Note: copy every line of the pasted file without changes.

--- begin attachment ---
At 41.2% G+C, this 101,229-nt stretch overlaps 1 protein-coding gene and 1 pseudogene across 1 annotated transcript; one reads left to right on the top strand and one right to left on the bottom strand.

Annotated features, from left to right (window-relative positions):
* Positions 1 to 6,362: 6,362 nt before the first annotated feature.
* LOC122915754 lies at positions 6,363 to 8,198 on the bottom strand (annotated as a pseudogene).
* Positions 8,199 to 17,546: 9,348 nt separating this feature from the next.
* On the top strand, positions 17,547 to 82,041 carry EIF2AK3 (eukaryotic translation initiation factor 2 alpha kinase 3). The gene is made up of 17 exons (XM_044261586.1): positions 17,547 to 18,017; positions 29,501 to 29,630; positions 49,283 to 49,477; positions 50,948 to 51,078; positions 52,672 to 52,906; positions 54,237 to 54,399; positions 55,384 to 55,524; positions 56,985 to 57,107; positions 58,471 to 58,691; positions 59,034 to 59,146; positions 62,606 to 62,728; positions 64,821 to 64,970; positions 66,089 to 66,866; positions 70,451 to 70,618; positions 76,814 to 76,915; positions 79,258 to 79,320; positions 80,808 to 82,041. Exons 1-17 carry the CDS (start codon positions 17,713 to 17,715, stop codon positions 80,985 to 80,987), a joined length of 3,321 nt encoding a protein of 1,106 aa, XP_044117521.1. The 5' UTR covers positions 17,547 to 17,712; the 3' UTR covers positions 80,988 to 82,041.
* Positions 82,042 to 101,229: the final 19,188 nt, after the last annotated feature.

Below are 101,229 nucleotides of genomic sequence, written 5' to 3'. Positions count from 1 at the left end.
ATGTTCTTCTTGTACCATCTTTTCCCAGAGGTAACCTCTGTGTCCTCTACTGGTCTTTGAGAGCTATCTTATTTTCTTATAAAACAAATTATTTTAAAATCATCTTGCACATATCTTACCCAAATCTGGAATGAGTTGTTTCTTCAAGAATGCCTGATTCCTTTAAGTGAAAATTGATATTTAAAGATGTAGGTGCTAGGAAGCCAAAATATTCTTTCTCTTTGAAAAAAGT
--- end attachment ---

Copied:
At 41.2% G+C, this 101,229-nt stretch overlaps 1 protein-coding gene and 1 pseudogene across 1 annotated transcript; one reads left to right on the top strand and one right to left on the bottom strand.

Annotated features, from left to right (window-relative positions):
* Positions 1 to 6,362: 6,362 nt before the first annotated feature.
* LOC122915754 lies at positions 6,363 to 8,198 on the bottom strand (annotated as a pseudogene).
* Positions 8,199 to 17,546: 9,348 nt separating this feature from the next.
* On the top strand, positions 17,547 to 82,041 carry EIF2AK3 (eukaryotic translation initiation factor 2 alpha kinase 3). The gene is made up of 17 exons (XM_044261586.1): positions 17,547 to 18,017; positions 29,501 to 29,630; positions 49,283 to 49,477; positions 50,948 to 51,078; positions 52,672 to 52,906; positions 54,237 to 54,399; positions 55,384 to 55,524; positions 56,985 to 57,107; positions 58,471 to 58,691; positions 59,034 to 59,146; positions 62,606 to 62,728; positions 64,821 to 64,970; positions 66,089 to 66,866; positions 70,451 to 70,618; positions 76,814 to 76,915; positions 79,258 to 79,320; positions 80,808 to 82,041. Exons 1-17 carry the CDS (start codon positions 17,713 to 17,715, stop codon positions 80,985 to 80,987), a joined length of 3,321 nt encoding a protein of 1,106 aa, XP_044117521.1. The 5' UTR covers positions 17,547 to 17,712; the 3' UTR covers positions 80,988 to 82,041.
* Positions 82,042 to 101,229: the final 19,188 nt, after the last annotated feature.

Below are 101,229 nucleotides of genomic sequence, written 5' to 3'. Positions count from 1 at the left end.
ATGTTCTTCTTGTACCATCTTTTCCCAGAGGTAACCTCTGTGTCCTCTACTGGTCTTTGAGAGCTATCTTATTTTCTTATAAAACAAATTATTTTAAAATCATCTTGCACATATCTTACCCAAATCTGGAATGAGTTGTTTCTTCAAGAATGCCTGATTCCTTTAAGTGAAAATTGATATTTAAAGATGTAGGTGCTAGGAAGCCAAAATATTCTTTCTCTTTGAAAAAAGT